The Oder–Neisse line (granica na Odrze i Nysie Łużyckiej, Oder-Neiße-Grenze) is the international border between Germany and Poland.
Odo Dobrowolski (born 1883 in Chernivtsi, died 1917 in Kiev) was a Polish painter.
Okopy (Окопи, Okopy Świętej Trójcy, Okup) is a village (selo) in western Ukraine.
Oleh Yaroslavovych Tyahnybok (Оле́г Яросла́вович Тягнибо́к, born 7 November 1968) is a Ukrainian politician who is a former member of the Verkhovna Rada and the leader of the nationalist far-right Svoboda political party.
Oleksa Mykolajovych Hirnyk (Олекса Миколайович Гiрник, Oleksa Mykolajovyč Hirnyk) (28 March 1912 – 21 January 1978) was a Ukrainian Soviet dissident, an engineer by profession, who burned himself to death as an act of protest against Soviet suppression of the Ukrainian language, culture and history.
Oleksander Barvinsky (Олександр Барвiнський.) (June 8, 1847 – December 25, 1926) was an important western Ukrainian cultural figure and politician, a founder of the Christian Social Party in western Ukraine.
Oleksander Petrovych Hrekov (Олександр Петрович Греков) (4 December 1875 – 2 December 1958) was a general of the Imperial Russian Army, Ukrainian People's Army, military professor and one of the most prominent personalities in the History of Ukraine.
Oleksandr Yakovych Konysky (August 18, 1836 – December 12, 1900) was a Ukrainian interpreter, writer, lexicographer, pedagogue, poet, and civil activist of liberal direction.
Olena Kulchytska (Олена Кульчицька) (born 15 September 1877, Berezhany, Galicia - died 8 March 1967, Lviv) is a Ukrainian artist, teacher, and civil activist.
Oleszyce (Олешичі, Oleshychi) is a small town in Subcarpathian Voivodeship, Poland, with 3,089 inhabitants (02.06.2009).
Commander Oliver Stillingfleet Locker-Lampson, CMG, DSO (25 September 1880 (Belgravia, London) – 8 October 1954 (Kensington, London)) was a British politician and naval officer.
Omeljan Pritsak (Омеля́н Пріца́к; 7 April 1919, Luka, Sambir County, West Ukrainian People's Republic – 29 May 2006, Boston, Massachusetts, U.S.) was the first Mykhailo Hrushevsky Professor of Ukrainian History at Harvard University and the founder and first director (1973–1989) of the Harvard Ukrainian Research Institute.
Omer Bartov (Hebrew: עֹמֶר בַּרְטוֹב; pronounced ʕoˈmer ˈbartov; born 1954) is the John P. Birkelund Distinguished Professor of European History and Professor of History and Professor of German Studies at Brown University.
One Thousand Roads to Mecca: Ten Centuries of Travelers Writing About the Muslim Pilgrimage is a collection of travel journals edited by Michael Wolfe and published in 1999.
Onufriivka Raion is a raion (district) of Kirovohrad Oblast in central Ukraine.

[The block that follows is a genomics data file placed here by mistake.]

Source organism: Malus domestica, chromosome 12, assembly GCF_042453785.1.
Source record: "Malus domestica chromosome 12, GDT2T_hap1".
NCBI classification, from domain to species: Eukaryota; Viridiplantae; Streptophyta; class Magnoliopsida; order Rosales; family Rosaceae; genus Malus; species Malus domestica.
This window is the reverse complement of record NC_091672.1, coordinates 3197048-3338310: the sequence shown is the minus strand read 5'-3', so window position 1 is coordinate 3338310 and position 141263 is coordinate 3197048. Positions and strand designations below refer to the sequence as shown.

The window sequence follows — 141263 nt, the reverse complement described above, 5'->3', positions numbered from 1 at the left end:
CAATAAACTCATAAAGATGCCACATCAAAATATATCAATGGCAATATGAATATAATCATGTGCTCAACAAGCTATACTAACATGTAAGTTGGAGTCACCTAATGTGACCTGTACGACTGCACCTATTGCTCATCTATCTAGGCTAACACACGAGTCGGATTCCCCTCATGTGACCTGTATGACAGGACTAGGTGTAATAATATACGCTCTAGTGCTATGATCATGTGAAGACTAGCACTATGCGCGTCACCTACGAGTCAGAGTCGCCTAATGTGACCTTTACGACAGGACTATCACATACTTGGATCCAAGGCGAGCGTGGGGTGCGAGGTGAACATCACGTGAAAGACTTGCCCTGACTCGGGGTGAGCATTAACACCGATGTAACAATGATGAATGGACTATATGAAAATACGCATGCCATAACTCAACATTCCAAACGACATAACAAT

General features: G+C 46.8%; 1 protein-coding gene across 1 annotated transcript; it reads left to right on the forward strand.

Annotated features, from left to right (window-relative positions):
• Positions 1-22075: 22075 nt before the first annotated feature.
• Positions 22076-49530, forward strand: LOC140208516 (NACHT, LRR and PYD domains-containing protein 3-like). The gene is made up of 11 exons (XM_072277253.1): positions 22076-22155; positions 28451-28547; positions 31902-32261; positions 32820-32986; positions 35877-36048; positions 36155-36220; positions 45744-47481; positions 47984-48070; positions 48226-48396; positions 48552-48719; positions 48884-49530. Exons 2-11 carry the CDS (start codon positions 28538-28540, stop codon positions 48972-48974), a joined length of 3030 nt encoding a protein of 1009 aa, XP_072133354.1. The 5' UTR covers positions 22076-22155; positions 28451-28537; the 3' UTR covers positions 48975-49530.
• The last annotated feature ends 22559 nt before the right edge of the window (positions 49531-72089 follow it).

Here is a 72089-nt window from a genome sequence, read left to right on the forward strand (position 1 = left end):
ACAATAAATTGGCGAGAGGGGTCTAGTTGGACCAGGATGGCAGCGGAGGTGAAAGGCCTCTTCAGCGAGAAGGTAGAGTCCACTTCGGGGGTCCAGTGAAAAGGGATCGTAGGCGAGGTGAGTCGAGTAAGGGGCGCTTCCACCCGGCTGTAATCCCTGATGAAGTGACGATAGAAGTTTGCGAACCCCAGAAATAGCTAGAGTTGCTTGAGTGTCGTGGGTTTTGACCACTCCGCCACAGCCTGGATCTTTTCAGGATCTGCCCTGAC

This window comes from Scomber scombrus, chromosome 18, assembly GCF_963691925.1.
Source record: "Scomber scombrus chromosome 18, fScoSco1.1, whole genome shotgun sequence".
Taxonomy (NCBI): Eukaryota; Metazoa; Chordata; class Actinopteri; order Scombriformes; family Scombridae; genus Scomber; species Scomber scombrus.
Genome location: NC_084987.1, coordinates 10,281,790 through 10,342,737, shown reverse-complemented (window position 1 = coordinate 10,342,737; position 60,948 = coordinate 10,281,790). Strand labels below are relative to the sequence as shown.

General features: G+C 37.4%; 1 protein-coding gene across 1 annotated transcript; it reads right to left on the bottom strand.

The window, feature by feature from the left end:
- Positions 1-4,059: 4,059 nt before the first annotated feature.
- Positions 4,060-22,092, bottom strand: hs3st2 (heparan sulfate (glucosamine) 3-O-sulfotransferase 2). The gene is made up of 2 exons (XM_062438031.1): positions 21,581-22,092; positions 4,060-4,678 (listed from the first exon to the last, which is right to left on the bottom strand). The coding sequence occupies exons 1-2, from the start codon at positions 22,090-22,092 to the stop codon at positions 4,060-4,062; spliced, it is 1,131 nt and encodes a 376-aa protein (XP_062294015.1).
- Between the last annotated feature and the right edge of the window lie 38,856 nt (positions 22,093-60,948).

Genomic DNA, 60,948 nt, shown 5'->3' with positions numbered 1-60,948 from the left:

Opatowiec is a village in Kazimierza County, Świętokrzyskie Voivodeship, in south-central Poland.
Orest Zerebko (September 15, 1887 – February 21, 1943) was a Galician-born journalist and political figure in Saskatchewan.
Organic work (praca organiczna) was a term adopted from Herbert Spencer by the 19th century Polish positivists, denoting an ideology demanding that the vital powers of the nation be spent on labour (i.e. work at the foundations) rather than fruitless national uprisings against the overwhelming military presence of the neighbouring empires.
The Organization of Ukrainian Nationalists (OUN) (Організація Українських Націоналістів, (ОУН), Orhanizatsiya Ukrayins'kykh Natsionalistiv) was a Ukrainian nationalist political organization established in 1929 in Vienna; it first operated in Western Ukraine (at the time part of interwar Poland).
Ori Gersht (born 1967) is an Israeli fine art photographer.
The origin of the Croats before the great migration of the Slavs is uncertain.
The Orthodox Church in America (OCA) is an Eastern Orthodox Church, partly recognized as autocephalous, in North America.
Oscar Carl Gustav Ankarcrona (born 10 June 1857), was a Huntsman-Major of the Court of the King of Sweden, Major of the Swedish Army, etc., son of Conrad Victor Ankarcrona (1823–1912), Grand Master of the Court of the King of Sweden, etc., and wife and cousin (m. 1851) Ebba Charlotta, Grefvinnan Bielke (1828–1911).
Oserdów is a village in the administrative district of Gmina Ulhówek, within Tomaszów Lubelski County, Lublin Voivodeship, in eastern Poland, close to the border with Ukraine.
Osiek Jasielski is a village in Jasło County, Subcarpathian Voivodeship, in south-eastern Poland.
Oskar Adolf Marmorek (אוסקר מרמורק; 9 April 1863 – 7 April 1909) was an Austria-Hungarian architect and Zionist.
The Ossolineum or the National Ossoliński Institute (Zakład Narodowy im., ZNiO) is a non-profit foundation located in Wrocław, Poland since 1947, and subsidized from the state budget.
Ostap Yosypovych Nyzhankivsky (Остап Йосипович Нижанківський and Отець Остап Нижанківський); 24 January 1863 – 22 May 1919) – Ukrainian writer and cleric, a priest of the UGCC, composer, conductor, and public figure.
Ostap Steckiw (Остап Стецьків) (1924 - August 2003) was a Canadian soccer player who earned 1 cap for the Canadian national side against the USA in 1957, scoring one goal.
Ostarbeiter ("Eastern worker") was a Nazi German designation for foreign slave workers gathered from occupied Central and Eastern Europe to perform forced labor in Germany during World War II.
Ostoja-Ostaszewski of the Clan of Ostoja is a Polish noble family.
Ostrężnica is a village in the administrative district of Gmina Krzeszowice, within Kraków County, Lesser Poland Voivodeship, in southern Poland.